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The Atlanta Braves Are in a Slump: Troy Glaus Is Not to Blame

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The Atlanta Braves Are in a Slump: Troy Glaus Is Not to Blame
Kevin C. Cox/Getty Images

 

The Atlanta Braves have been due for a slump for a little over two months now. Well, that slump has finally arrived, and it just so happens that the Braves start losing when the Phillies start winning. Now that Atlanta's division lead has almost completely evaporated, it is time for Braves fans to start looking for a scapegoat and the most popular candidate so far is First Baseman Troy Glaus.

Troy Glaus' lack of production in the heart of the order is one reason for the Braves' latest offensive woes. Since June 22, Atlanta's first baseman has hit .165 with zero homers, a .303 on-base percentage, and a .220 slugging percentage and those are not numbers that you want to see right smack in the middle of the order. However, before we start talking about the amazing Freddie Freeman and why the Braves should have traded Glaus a month ago, let's not forget what Glaus has done for the Atlanta Braves this year.

We saw this same thing happen from Glaus in April when we were just getting acquainted with the Braves new first baseman. Sure, his recent slump is lasting just a little bit longer than we would like, but where would the Atlanta Braves be right now if it weren't for Troy Glaus? Most likely not in first place.

The legend of Troy is that he can show absolutely no signs of life for a few weeks, then he will carry a team on his shoulders for a month. That is exactly what The Braves have experienced this year. In the months of April and July, Glaus has looked like nothing more than a chubby Nate McLouth, but the important statistic is that from May 1 to June 20, Glaus collected 46 RBIs while hitting .316 with 12 homers and a .579 slugging percentage. Those numbers crowned him the June player of the month and carried the Atlanta Braves all the way to the top of the tough NL East.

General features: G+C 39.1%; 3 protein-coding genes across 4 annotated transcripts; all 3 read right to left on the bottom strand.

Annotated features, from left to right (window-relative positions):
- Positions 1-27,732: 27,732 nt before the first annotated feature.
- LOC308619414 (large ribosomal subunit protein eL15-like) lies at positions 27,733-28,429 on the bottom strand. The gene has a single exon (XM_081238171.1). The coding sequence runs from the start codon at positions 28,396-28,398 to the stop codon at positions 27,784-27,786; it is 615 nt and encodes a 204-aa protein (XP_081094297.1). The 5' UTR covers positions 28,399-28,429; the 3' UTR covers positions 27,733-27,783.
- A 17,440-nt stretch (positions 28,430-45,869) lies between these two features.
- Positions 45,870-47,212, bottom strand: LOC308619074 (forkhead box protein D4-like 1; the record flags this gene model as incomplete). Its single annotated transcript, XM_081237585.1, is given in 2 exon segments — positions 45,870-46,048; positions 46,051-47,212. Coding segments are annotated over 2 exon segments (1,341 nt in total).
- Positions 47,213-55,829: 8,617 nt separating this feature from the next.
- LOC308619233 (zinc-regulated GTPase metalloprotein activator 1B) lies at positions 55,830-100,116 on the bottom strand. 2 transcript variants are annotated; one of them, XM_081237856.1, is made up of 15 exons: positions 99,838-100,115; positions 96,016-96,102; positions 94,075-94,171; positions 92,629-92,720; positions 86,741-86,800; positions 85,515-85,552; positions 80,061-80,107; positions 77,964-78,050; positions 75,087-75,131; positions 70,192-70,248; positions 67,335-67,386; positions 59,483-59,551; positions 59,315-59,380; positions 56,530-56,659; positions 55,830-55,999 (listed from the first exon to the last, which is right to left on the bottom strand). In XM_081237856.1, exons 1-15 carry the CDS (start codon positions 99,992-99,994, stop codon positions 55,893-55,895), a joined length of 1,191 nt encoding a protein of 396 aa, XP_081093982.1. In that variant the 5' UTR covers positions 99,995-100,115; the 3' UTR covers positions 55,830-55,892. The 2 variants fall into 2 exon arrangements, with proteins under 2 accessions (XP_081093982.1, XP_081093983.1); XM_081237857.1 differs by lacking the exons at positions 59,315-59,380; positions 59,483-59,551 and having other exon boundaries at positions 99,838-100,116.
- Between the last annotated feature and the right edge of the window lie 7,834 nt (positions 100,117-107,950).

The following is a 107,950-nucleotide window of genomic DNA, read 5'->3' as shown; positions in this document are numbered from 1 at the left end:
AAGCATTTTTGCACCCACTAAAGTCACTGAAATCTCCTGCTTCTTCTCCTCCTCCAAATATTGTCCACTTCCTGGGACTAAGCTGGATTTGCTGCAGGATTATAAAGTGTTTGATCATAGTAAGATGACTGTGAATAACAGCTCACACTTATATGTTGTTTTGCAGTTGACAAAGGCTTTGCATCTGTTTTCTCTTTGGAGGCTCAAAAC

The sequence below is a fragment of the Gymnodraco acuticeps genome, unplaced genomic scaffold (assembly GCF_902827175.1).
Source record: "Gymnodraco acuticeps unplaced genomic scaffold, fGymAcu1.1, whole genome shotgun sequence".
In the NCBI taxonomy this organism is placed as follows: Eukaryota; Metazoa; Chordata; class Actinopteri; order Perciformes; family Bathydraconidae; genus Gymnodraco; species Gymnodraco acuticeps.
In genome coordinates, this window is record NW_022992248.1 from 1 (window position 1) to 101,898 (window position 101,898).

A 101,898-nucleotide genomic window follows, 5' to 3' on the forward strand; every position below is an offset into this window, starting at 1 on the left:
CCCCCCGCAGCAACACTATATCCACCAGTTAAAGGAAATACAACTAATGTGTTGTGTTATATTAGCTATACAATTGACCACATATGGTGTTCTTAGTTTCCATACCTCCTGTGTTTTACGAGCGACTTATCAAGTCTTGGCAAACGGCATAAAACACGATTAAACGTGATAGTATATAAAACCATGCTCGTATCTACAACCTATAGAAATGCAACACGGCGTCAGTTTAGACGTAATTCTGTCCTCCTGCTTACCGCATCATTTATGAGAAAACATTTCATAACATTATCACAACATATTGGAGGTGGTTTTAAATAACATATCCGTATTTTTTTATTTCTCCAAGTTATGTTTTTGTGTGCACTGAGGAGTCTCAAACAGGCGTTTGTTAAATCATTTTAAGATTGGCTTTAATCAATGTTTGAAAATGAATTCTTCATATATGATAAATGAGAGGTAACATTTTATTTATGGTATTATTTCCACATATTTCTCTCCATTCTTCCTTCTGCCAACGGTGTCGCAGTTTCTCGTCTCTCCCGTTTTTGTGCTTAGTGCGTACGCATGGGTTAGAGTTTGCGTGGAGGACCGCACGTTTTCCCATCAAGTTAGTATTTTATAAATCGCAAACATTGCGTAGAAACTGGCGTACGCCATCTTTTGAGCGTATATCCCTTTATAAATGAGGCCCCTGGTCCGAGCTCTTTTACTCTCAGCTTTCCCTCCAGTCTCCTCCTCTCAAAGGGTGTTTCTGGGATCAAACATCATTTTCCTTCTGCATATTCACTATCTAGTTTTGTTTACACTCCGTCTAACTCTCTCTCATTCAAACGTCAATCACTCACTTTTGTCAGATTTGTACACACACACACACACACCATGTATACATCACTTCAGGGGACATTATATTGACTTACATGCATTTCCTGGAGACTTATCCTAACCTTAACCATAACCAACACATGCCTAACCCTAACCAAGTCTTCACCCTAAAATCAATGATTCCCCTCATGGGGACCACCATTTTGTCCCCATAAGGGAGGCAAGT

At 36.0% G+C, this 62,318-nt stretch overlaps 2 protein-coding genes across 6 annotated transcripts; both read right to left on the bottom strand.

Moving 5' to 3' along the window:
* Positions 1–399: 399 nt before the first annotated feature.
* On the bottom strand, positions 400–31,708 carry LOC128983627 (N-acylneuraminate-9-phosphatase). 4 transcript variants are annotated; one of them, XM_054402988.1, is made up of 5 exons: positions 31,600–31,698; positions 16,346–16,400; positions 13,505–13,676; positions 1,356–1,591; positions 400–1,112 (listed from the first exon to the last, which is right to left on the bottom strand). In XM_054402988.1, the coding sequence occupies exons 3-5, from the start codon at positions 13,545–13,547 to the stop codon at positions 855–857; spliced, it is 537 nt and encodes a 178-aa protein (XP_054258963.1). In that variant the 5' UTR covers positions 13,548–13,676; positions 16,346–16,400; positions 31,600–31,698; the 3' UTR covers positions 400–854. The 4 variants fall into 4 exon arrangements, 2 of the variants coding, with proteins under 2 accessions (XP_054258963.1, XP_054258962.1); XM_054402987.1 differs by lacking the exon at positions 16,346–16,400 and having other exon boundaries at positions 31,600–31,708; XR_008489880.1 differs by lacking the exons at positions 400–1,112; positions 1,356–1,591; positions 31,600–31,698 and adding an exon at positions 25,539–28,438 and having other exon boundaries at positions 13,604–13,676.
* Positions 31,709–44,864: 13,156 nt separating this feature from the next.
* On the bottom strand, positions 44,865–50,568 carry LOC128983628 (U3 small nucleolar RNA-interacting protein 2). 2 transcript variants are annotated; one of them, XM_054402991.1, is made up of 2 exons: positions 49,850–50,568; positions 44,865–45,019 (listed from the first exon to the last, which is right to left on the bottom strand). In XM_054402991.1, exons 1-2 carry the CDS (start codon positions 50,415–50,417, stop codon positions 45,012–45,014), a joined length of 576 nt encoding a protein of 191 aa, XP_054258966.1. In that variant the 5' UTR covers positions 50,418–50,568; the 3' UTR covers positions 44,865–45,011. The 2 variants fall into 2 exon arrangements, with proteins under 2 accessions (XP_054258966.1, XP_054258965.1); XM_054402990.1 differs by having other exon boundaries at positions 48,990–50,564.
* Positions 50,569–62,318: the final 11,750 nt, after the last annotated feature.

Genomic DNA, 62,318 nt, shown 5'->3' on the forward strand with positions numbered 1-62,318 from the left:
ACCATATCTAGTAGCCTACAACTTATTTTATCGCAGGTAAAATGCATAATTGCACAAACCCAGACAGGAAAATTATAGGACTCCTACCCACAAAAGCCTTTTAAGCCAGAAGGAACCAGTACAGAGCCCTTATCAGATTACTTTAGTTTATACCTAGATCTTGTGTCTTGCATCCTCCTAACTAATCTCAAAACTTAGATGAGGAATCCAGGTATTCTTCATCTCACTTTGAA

The real reason for the Braves' recent offensive slump is their lack of hitting with runners in scoring position. Atlanta is just 18 for 108 with RISP in their past 11 games and the Braves will be lucky to contend for the wild card if that trend continues. That is a .167 average with men on second or third and Troy Glaus is not to blame for those numbers, the whole lineup is. The Braves just can't seem to find those big hits anymore. It seems like every time Braves country bends their elbow and begins the Tomahawk Chop, our chanting is rudely interrupted by an inning ending double play. If you really love to analyze statistics, you would be interested to know that Troy Glaus is batting .270 with runners in scoring position, a better average than Brian McCann, Eric Hinske and Martin Prado.

Troy Glaus is going to get hot again and he is going to get hot at the perfect time. Hopefully, a little rest mentally and physically will do the Braves RBI leader some good, but until then Braves fans have to be patient with the infamously streaky hitter. It will be worth the wait.

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